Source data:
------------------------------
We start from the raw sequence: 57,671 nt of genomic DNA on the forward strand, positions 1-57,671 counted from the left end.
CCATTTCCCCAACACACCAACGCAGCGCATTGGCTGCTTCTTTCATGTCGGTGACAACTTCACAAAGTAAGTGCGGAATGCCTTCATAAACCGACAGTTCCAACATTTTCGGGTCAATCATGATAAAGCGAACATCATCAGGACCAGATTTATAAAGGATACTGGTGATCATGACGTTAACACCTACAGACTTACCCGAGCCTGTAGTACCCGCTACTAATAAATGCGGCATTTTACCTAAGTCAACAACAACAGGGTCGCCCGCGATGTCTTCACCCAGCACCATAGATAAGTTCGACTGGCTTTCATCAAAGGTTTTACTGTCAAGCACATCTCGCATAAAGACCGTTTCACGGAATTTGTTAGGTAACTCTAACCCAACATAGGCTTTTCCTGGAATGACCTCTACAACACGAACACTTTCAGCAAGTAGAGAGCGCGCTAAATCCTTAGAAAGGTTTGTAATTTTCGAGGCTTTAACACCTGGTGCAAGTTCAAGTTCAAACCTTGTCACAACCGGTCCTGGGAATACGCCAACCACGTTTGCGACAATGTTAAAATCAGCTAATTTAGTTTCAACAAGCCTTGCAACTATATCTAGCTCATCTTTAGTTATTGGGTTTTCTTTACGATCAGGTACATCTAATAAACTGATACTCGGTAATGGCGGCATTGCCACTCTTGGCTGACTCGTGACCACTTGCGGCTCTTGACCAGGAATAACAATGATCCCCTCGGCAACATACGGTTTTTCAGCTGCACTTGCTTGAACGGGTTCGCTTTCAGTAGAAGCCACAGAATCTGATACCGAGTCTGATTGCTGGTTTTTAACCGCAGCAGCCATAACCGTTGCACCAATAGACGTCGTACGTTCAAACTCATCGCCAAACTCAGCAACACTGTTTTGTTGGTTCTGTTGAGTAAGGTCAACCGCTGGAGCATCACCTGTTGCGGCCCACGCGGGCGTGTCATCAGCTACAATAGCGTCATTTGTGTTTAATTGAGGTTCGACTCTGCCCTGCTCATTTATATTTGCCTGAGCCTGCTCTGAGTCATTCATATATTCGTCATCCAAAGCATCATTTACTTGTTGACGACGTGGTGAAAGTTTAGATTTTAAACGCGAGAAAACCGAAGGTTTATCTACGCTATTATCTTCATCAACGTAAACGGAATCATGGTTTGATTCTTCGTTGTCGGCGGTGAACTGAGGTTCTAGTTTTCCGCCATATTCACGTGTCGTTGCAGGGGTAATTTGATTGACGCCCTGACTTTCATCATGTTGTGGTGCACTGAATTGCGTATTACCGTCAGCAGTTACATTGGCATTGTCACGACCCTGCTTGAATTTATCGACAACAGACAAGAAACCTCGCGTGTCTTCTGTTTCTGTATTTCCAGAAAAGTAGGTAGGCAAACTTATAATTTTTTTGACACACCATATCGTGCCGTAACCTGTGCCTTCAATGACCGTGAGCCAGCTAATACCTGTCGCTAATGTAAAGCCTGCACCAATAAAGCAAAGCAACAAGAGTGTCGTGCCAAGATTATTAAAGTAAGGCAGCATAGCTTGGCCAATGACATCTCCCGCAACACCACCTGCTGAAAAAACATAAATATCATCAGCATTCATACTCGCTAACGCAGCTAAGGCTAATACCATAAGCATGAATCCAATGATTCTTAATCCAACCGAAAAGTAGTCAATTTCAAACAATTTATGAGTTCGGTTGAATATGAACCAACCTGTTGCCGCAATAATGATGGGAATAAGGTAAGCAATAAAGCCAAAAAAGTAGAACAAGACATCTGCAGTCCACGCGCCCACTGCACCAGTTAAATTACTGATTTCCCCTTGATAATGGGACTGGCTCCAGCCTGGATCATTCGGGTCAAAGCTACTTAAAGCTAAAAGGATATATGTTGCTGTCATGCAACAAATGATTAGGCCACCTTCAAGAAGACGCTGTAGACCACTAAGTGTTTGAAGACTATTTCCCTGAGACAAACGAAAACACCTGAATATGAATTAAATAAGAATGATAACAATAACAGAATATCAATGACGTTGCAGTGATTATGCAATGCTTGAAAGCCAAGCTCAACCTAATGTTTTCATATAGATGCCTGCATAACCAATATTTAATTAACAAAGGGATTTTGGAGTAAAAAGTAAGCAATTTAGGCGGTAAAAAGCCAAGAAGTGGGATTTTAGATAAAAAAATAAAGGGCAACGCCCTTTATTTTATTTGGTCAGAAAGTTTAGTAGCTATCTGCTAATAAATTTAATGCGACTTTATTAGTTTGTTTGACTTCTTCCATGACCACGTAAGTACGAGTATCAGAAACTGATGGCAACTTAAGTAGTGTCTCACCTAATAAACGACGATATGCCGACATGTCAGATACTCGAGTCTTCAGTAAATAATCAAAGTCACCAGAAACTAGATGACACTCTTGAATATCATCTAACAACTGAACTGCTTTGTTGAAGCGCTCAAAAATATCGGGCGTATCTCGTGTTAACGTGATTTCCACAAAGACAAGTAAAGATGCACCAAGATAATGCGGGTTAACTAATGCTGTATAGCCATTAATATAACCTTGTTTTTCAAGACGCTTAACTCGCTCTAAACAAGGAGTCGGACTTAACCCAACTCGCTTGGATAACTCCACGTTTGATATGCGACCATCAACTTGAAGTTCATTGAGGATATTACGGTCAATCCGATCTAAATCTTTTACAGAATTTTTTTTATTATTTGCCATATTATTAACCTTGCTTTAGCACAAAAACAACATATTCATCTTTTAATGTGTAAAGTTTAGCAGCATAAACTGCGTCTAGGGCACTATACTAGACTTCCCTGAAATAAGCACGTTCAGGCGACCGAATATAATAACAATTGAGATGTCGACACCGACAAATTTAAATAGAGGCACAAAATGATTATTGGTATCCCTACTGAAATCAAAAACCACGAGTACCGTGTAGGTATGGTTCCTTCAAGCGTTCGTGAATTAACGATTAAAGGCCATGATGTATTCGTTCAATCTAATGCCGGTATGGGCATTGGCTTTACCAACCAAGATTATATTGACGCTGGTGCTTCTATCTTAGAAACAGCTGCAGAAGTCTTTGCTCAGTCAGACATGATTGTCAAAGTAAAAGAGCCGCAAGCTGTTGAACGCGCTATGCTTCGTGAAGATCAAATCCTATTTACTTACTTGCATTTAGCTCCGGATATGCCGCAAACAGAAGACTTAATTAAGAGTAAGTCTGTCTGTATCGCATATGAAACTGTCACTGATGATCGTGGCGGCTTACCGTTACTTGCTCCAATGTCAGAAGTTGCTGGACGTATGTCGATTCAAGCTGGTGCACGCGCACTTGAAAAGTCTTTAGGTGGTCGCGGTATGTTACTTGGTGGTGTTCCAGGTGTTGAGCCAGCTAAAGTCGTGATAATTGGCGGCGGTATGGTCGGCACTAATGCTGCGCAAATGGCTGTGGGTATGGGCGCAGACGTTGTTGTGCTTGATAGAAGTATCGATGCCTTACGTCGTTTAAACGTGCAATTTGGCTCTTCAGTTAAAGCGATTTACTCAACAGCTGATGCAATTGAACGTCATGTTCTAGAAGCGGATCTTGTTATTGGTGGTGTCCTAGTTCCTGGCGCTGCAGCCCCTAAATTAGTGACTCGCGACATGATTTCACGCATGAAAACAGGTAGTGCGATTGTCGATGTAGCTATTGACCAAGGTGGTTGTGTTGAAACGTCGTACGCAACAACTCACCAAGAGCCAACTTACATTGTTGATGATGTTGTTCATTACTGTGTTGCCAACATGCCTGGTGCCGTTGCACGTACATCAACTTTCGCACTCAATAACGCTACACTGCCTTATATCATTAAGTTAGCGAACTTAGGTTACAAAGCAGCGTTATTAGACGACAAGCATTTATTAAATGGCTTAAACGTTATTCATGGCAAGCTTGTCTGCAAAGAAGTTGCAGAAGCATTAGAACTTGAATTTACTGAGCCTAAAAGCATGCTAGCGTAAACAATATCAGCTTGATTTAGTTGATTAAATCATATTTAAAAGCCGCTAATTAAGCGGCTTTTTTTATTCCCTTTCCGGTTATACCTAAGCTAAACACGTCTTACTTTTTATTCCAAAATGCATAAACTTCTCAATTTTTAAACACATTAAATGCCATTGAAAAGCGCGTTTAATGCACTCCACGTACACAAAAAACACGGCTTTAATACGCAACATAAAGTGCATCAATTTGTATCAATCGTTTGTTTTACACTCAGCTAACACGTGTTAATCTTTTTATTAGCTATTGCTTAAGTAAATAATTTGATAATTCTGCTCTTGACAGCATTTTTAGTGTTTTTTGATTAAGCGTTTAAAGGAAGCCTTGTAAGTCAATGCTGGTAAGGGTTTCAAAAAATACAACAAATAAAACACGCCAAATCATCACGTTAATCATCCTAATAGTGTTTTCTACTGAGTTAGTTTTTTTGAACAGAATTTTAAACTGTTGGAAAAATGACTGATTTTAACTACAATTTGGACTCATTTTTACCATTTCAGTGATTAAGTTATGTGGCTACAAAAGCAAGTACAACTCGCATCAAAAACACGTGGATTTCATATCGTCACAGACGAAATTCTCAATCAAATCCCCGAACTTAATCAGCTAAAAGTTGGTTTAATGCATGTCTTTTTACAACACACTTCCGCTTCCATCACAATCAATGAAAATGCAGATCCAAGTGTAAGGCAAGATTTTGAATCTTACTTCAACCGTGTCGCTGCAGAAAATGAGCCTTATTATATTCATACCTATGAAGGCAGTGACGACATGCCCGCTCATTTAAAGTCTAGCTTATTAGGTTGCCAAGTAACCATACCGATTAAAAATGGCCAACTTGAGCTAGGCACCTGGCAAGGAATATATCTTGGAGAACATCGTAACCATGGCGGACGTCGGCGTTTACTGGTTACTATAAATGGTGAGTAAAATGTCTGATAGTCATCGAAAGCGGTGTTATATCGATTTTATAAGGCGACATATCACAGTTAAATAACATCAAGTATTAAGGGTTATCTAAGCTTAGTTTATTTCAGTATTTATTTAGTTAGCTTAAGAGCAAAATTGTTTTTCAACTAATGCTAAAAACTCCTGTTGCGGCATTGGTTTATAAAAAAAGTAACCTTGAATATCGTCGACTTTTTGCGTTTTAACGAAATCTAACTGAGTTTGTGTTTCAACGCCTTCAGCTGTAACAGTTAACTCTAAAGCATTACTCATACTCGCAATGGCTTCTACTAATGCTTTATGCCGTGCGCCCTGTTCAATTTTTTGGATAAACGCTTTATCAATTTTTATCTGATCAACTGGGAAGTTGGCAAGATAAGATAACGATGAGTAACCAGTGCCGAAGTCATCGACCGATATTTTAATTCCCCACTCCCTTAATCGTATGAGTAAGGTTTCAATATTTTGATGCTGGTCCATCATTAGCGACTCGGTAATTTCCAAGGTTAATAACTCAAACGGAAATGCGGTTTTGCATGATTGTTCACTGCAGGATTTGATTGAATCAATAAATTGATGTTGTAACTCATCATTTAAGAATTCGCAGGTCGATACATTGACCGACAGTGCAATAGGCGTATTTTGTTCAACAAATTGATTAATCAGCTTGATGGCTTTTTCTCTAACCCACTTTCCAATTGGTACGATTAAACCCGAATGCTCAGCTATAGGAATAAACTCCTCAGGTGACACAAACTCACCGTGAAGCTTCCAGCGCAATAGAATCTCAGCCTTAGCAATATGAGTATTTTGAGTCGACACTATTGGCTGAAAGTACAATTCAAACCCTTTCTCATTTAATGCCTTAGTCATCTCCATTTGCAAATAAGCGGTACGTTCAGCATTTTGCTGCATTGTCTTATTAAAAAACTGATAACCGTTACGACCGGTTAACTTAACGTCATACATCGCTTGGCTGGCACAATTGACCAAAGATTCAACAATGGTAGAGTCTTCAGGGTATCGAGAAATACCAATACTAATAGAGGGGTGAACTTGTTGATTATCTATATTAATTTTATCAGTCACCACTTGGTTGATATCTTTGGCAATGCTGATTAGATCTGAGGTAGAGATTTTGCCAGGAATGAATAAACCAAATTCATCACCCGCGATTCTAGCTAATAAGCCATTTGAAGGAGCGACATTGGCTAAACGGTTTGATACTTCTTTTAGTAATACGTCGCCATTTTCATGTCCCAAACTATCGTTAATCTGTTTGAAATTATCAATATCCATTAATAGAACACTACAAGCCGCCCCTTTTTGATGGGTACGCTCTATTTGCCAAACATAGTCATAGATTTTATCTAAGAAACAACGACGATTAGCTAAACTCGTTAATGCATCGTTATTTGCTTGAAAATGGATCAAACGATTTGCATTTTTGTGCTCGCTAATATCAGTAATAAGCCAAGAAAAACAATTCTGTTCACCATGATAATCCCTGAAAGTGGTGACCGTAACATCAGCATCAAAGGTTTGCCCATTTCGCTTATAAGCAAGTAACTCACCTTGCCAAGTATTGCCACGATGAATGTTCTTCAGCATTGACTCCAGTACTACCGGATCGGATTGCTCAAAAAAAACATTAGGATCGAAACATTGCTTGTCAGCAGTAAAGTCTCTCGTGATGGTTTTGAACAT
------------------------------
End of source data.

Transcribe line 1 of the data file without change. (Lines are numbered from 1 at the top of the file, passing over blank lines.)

We start from the raw sequence: 57,671 nt of genomic DNA on the forward strand, positions 1-57,671 counted from the left end.